Blue Jays: Chris Bassitt helps steady a beleaguered pitching staff

Toronto Blue Jays v Pittsburgh Pirates
Toronto Blue Jays v Pittsburgh Pirates / Joe Sargent/GettyImages

The Toronto Blue Jays couldn’t pack their bags, leave the cramped clubhouse at Fenway Park, and board the plane that would take them far from Boston quickly enough.

And who could blame them? The Blue Jays spent a miserable four days playing against the Red Sox. It was cold, rainy, and windy. The Jays were sloppy and largely ineffective. The Red Sox took all four games, putting up 32 total runs, 58 hits, and 21 extra-base hits. It was the first time the Blue Jays had ever done that in getting swept in a four-game series. The Red Sox ran wild on the bases, going 9-9 in stolen base attempts. The usually reliable Kevin Gausman was touched for five runs in a disastrous second inning on Thursday; a day before, the Blue Jays committed four errors behind Alek Manoah on their way to losing 8-3. It was truly a modern-day version of the “Boston Massacre.”

The Blue Jays will be happy they don’t have to meet Alex Verdugo, Masataka Yoshida, Jarren Duran, and the Red Sox faithful again, at least not for a few months. Friday was the start of a new chapter in a new city, Pittsburgh to play the Pirates at PNC Park. The Blue Jays were trying to put those four games behind them, and the man they counted on to do just that was Chris Bassitt.

Bassitt was looking for his own fresh start. The last time he took the mound, on Sunday against the Mariners at the Rogers Centre, he repeatedly slammed down a tablet in the dugout after giving up a first-inning grand slam to Taylor Trammell, a few batters after he appeared to have struck out Jarred Kelenic to end the first inning.

The temperature was a warm 19 degrees, the skies were clear, and the wind non-existent on Friday in Pittsburgh, and the Blue Jays looked like a different team than the club that had limped out of Boston. They shut out the NL Central-leading Pirates 4-0 behind seven scoreless innings from Bassitt, who gave up just four hits. Bassitt was helped by the aggressive Pirates running into three outs on the bases, but mostly he baffled them with his classic assortment of sinkers, sweepers, and slow curveballs.

Bassitt struck out Jack Suwinski in the second inning on a 72 mph curveball. He got Mark Mathias swinging at a 91 mph fastball in the third. Bryan Reynolds, the Pirates All-Star outfielder, swung feebly at a sinker that darted out of the zone for Bassitt’s third strikeout of the game. He finished with five on the night before giving way to Erik Swanson and Jordan Romano, who closed out the victory to bring the losing streak to an end.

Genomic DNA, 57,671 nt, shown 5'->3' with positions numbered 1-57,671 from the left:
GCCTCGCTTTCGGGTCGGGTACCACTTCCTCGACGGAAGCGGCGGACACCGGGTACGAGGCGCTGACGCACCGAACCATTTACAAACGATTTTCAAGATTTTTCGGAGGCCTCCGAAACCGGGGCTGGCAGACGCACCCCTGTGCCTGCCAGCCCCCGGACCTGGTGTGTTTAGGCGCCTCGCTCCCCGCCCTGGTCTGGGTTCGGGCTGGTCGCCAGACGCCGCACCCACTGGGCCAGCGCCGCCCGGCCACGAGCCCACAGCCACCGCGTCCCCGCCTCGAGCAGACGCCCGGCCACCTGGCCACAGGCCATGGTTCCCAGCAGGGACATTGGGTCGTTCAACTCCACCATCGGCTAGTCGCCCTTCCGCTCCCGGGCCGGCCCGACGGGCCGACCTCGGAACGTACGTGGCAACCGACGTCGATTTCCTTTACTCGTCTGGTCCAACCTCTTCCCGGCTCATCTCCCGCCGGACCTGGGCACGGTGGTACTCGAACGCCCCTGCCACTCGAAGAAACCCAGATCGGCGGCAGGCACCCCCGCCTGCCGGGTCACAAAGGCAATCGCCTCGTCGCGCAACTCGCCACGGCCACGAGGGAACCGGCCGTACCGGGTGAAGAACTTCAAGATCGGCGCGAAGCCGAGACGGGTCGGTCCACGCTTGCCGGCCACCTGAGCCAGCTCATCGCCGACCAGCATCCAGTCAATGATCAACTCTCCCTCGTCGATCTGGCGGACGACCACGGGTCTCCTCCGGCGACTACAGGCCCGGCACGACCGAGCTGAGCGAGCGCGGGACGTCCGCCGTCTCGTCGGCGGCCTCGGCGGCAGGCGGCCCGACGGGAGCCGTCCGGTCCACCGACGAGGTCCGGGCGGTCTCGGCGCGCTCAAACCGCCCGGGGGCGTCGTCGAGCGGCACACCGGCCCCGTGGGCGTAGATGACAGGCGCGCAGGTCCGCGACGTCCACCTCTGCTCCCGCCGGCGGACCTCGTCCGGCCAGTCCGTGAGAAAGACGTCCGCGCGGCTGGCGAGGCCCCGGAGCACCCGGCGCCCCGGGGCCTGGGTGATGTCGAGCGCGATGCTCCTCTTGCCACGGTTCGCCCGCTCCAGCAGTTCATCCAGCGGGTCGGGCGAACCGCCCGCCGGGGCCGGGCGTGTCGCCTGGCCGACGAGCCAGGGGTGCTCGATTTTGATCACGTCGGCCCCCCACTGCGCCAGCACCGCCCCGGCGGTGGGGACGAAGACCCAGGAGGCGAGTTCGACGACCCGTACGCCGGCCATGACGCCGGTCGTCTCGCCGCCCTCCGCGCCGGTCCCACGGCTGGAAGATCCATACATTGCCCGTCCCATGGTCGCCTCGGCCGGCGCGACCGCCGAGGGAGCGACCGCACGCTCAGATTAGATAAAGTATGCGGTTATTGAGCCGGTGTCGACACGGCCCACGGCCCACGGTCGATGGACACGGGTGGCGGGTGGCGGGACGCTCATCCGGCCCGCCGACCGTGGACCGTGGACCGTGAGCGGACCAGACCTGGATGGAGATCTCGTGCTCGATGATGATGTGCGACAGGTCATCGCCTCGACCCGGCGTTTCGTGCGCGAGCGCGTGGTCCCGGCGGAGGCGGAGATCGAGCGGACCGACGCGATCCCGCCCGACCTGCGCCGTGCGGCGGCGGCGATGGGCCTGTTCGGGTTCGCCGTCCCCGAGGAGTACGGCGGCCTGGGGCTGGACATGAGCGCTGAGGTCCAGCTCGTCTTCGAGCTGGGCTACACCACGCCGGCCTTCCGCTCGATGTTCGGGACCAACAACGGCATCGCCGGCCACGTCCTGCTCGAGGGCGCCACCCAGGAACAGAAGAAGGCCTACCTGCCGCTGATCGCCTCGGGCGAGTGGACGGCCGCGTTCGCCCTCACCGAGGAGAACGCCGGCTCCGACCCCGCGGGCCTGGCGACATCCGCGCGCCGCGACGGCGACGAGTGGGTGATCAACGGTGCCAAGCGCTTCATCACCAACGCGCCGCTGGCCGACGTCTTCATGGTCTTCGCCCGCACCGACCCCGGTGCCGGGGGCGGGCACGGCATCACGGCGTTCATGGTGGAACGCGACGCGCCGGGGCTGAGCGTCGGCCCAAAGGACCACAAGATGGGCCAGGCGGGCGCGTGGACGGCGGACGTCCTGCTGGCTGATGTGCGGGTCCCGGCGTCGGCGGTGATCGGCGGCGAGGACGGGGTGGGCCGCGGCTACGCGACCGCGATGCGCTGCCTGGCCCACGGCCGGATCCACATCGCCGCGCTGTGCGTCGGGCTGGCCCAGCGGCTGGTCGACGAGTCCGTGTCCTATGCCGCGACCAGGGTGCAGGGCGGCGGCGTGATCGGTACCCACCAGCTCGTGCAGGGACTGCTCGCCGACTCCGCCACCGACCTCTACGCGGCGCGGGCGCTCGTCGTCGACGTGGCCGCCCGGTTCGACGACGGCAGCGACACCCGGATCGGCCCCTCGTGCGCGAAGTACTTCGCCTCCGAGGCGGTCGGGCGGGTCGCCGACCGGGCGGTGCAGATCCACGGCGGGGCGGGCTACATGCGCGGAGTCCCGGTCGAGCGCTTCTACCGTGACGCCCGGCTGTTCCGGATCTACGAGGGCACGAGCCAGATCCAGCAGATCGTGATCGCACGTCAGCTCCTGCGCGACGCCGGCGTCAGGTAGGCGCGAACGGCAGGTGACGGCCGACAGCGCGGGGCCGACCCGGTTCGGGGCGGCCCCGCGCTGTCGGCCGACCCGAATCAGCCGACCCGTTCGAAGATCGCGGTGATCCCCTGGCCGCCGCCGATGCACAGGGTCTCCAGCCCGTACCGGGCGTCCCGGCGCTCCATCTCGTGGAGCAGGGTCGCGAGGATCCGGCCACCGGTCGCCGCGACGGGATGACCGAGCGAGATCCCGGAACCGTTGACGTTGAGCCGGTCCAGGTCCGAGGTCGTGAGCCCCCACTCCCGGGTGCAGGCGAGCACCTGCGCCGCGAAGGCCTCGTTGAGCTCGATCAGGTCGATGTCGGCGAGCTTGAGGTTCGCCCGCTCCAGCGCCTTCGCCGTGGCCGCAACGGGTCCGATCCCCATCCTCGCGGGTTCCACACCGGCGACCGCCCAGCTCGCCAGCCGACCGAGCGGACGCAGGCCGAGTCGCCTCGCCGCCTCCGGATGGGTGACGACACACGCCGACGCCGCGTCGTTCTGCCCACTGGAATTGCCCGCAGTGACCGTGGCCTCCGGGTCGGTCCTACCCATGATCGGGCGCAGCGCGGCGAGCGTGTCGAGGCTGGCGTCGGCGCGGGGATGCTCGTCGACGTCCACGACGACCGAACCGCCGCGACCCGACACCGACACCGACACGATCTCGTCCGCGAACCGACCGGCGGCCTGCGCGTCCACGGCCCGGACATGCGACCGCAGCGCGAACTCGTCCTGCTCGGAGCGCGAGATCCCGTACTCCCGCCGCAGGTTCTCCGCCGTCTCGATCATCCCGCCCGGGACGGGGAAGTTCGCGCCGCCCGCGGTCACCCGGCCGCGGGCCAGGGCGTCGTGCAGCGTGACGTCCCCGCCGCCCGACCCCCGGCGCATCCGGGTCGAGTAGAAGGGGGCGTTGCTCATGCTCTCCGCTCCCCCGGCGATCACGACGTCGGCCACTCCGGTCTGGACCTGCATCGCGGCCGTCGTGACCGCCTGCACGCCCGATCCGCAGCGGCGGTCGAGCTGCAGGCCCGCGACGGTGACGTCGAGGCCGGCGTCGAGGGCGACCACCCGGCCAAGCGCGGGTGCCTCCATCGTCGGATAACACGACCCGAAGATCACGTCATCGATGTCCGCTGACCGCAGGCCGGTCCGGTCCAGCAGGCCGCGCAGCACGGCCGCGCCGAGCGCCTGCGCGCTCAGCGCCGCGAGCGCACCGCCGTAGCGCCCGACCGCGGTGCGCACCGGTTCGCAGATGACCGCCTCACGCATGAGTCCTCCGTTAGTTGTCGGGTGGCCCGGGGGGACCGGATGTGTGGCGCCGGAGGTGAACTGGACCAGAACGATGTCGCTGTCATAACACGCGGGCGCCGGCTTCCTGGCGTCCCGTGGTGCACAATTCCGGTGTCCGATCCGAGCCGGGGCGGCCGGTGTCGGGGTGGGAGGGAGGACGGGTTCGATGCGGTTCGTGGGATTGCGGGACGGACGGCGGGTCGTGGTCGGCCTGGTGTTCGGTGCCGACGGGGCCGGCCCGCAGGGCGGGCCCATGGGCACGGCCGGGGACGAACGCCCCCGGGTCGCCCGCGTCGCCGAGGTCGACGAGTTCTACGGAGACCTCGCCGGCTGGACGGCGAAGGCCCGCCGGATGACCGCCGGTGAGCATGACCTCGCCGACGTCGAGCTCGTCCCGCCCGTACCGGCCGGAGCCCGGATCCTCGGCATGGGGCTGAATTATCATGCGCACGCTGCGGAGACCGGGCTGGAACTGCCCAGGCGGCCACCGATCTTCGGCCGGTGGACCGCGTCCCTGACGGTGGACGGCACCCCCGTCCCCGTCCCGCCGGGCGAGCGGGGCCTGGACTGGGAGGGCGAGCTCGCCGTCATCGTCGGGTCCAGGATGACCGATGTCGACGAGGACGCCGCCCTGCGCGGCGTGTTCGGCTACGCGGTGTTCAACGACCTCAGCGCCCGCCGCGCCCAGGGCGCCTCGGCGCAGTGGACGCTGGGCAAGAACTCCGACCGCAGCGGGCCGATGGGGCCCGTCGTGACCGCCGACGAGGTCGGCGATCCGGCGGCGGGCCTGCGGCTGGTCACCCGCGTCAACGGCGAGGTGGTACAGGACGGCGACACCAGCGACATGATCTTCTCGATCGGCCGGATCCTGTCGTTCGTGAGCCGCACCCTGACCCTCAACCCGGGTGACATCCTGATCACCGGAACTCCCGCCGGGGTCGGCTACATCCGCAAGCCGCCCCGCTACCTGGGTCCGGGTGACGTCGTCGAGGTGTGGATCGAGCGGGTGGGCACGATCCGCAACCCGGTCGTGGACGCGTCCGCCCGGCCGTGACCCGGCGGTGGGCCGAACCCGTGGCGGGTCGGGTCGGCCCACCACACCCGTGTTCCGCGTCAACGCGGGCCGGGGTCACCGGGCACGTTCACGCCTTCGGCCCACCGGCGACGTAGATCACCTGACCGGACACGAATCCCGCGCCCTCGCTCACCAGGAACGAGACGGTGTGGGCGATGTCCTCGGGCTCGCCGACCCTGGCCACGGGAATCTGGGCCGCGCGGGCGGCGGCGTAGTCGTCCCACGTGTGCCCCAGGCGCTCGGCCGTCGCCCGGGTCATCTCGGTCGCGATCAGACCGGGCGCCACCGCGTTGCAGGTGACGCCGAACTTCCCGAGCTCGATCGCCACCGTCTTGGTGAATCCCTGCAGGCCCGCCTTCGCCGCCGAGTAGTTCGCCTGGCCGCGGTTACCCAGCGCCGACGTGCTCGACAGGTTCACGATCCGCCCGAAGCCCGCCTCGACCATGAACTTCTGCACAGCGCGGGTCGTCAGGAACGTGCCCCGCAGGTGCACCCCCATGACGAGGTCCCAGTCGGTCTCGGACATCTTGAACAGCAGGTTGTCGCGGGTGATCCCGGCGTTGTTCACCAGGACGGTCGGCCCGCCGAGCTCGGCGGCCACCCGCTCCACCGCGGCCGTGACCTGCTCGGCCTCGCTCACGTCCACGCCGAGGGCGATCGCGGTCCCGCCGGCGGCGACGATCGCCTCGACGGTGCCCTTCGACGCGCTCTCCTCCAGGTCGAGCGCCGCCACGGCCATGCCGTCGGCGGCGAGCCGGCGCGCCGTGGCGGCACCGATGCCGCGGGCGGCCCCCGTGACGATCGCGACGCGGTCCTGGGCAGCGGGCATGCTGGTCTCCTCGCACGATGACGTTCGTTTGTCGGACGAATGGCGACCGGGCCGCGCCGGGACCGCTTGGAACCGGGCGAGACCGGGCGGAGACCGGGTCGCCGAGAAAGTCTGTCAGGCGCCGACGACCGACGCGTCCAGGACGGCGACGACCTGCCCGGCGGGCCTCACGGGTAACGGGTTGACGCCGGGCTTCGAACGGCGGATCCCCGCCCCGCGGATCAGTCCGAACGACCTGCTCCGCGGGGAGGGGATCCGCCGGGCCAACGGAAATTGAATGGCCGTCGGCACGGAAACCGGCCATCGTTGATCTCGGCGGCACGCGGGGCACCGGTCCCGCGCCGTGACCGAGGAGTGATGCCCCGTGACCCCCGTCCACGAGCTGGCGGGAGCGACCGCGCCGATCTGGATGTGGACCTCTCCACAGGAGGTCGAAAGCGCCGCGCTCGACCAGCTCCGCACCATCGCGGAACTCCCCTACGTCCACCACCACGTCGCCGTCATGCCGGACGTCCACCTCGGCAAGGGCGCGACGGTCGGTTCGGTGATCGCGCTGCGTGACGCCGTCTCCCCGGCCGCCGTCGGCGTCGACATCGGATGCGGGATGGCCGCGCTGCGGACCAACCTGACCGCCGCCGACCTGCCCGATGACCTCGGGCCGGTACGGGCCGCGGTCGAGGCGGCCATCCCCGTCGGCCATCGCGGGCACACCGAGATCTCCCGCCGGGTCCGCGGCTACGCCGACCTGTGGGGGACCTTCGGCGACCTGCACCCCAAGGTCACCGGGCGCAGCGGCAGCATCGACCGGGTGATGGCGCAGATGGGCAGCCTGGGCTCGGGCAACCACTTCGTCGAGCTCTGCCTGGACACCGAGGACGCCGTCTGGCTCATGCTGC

Bassitt was an ideal candidate to be the pitcher who restored some stability to a shaken club. The nine-year veteran, in his first season with the Blue Jays, is still getting used to his new teammates but recognizes what a talented group surrounds him. The last week is far from the club the Blue Jays can be.

“I think we’re in a really good spot right now,” Bassitt said following the win that improved his record to 4-2 on the season. “I’m beyond blessed to be a part of this team that has a core of guys that are super hungry.”

Blue Jays starters had a 9.39 ERA over the five-game losing streak that extended back to Sunday’s loss to Seattle; the rotation had a 0.95 ERA in the six-game winning streak that preceded it, surrendering just four runs in 38 innings. Their ineffectiveness and inability to chew up innings left their bullpen exposed, overused, and worn out. The bullpen was forced to throw 19 innings against the Red Sox and gave up 12 runs. It was the first time the Blue Jays had followed a six-game winning streak by dropping five games in a row since August 1988.

Bassitt has now given up four or fewer hits in each of his last six starts, joining Marco Estrada in 2016 and A.J. Burnett in 2007 as the only pitchers in Blue Jays history to pull off a streak like that. He was the sixth Blue Jays pitcher to throw seven shutout innings this season; the Blue Jays had just seven such starts last season, and eight in 2021. He got some help from the suddenly red-hot Daulton Varsho, who knocked in a run with another extra-base hit and is now 7-14 over his last four games after batting .122 in his previous 20. George Springer snapped out of a 17-game homerless drought with a shot to straightaway centre field.

It was more like what the Blue Jays had come to expect. They showed on Friday that the form they showed in Boston had been left behind. It turns out all they needed was a change of scenery for a new beginning, and Bassitt helped lead the way.